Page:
Search icon


09th Jun 2020

When is it okay to tear down a statue?



What goes up must come down

There are many ways to remind ourselves of our history, both the good and the bad aspects of it. One way is to listen to those who lived through it, learn their stories and take the lessons those stories give you.

Another, which society has been doing for thousands of years, is to simply write down what happened. The only downside of this is that, as the old adage goes, history is written by the victors, meaning that many of the more unsavoury elements of what ‘the good guys’ done generally gets whitewashed.

It is at this point where the societal benefit of statues and the education we’ve been given about those whom they commemorate converge right now. After the destruction of a statue commemorating slave trader Edward Colston in Bristol in recent days, many are calling for this sort of action to go a step further.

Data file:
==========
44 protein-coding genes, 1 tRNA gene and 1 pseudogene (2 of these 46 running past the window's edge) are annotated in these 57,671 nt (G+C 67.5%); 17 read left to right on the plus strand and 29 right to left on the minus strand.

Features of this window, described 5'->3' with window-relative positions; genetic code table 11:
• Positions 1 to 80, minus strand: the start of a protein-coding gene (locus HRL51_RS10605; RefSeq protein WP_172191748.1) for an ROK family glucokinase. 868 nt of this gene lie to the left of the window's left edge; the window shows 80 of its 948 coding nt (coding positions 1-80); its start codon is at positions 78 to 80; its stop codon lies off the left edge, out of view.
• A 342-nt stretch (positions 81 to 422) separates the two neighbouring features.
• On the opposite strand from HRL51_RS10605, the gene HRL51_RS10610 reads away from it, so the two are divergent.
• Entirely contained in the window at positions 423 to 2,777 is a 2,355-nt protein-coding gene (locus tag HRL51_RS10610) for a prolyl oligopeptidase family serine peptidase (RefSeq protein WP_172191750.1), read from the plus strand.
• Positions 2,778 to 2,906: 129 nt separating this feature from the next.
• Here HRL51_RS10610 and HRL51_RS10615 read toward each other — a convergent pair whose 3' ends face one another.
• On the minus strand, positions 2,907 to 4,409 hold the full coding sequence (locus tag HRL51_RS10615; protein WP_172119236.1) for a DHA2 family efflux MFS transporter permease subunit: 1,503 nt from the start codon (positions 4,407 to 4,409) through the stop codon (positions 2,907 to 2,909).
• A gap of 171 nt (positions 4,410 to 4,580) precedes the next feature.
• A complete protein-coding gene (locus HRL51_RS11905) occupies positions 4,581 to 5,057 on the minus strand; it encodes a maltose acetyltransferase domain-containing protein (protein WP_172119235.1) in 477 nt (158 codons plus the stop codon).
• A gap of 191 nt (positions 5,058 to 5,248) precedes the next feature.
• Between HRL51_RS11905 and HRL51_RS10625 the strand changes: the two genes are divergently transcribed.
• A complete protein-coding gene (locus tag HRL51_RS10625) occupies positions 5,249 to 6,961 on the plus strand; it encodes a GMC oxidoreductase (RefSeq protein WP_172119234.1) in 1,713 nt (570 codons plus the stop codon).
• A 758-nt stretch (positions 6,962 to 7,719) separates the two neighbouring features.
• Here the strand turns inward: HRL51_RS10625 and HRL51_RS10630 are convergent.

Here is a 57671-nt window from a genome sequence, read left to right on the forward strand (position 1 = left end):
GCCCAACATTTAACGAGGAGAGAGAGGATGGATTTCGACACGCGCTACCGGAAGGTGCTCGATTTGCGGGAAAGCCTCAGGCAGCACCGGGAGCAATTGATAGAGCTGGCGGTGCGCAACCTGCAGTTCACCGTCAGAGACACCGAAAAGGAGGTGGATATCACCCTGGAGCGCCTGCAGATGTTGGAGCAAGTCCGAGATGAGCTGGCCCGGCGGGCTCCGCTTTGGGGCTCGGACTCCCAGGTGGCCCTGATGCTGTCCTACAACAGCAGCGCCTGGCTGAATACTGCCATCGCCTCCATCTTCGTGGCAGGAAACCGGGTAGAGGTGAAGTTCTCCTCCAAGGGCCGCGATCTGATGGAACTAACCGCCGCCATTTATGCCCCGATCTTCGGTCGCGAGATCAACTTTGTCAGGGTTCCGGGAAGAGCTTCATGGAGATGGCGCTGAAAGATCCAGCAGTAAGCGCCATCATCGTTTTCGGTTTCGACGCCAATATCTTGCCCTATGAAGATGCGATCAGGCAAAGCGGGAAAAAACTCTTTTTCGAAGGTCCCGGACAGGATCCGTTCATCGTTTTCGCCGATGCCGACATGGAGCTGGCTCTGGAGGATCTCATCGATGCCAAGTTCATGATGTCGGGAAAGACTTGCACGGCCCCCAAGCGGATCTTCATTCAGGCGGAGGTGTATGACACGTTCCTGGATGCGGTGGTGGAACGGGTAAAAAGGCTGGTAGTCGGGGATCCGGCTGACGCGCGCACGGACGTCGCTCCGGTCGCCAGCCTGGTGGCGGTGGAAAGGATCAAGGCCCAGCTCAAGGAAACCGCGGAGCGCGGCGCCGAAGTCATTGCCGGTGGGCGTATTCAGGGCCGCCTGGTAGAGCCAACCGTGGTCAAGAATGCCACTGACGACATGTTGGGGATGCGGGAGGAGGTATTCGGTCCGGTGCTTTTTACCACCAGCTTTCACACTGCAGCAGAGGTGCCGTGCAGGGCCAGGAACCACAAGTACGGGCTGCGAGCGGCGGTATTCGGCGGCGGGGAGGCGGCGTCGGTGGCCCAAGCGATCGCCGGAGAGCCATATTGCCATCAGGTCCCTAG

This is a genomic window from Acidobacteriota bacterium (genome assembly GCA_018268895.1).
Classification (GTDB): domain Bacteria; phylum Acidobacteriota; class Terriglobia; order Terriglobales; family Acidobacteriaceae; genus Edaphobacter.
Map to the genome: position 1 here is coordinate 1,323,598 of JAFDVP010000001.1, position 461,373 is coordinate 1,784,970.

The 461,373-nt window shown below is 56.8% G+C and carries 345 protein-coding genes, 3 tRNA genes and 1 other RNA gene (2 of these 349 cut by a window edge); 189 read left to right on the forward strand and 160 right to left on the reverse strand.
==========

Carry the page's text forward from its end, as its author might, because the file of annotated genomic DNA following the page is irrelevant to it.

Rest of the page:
One step is to remove statues of Winston Churchill, former prime minister, a man who helped defeat Hitler, but a man who himself held many ingrained racist beliefs.

Tearing down statues of people like Churchill does not take away their positive contributions to our history, but at some point every society must decide how they want to remember that history, the sections of their population that they include or exclude by doing so, and which figures are worth putting upon a pedestal.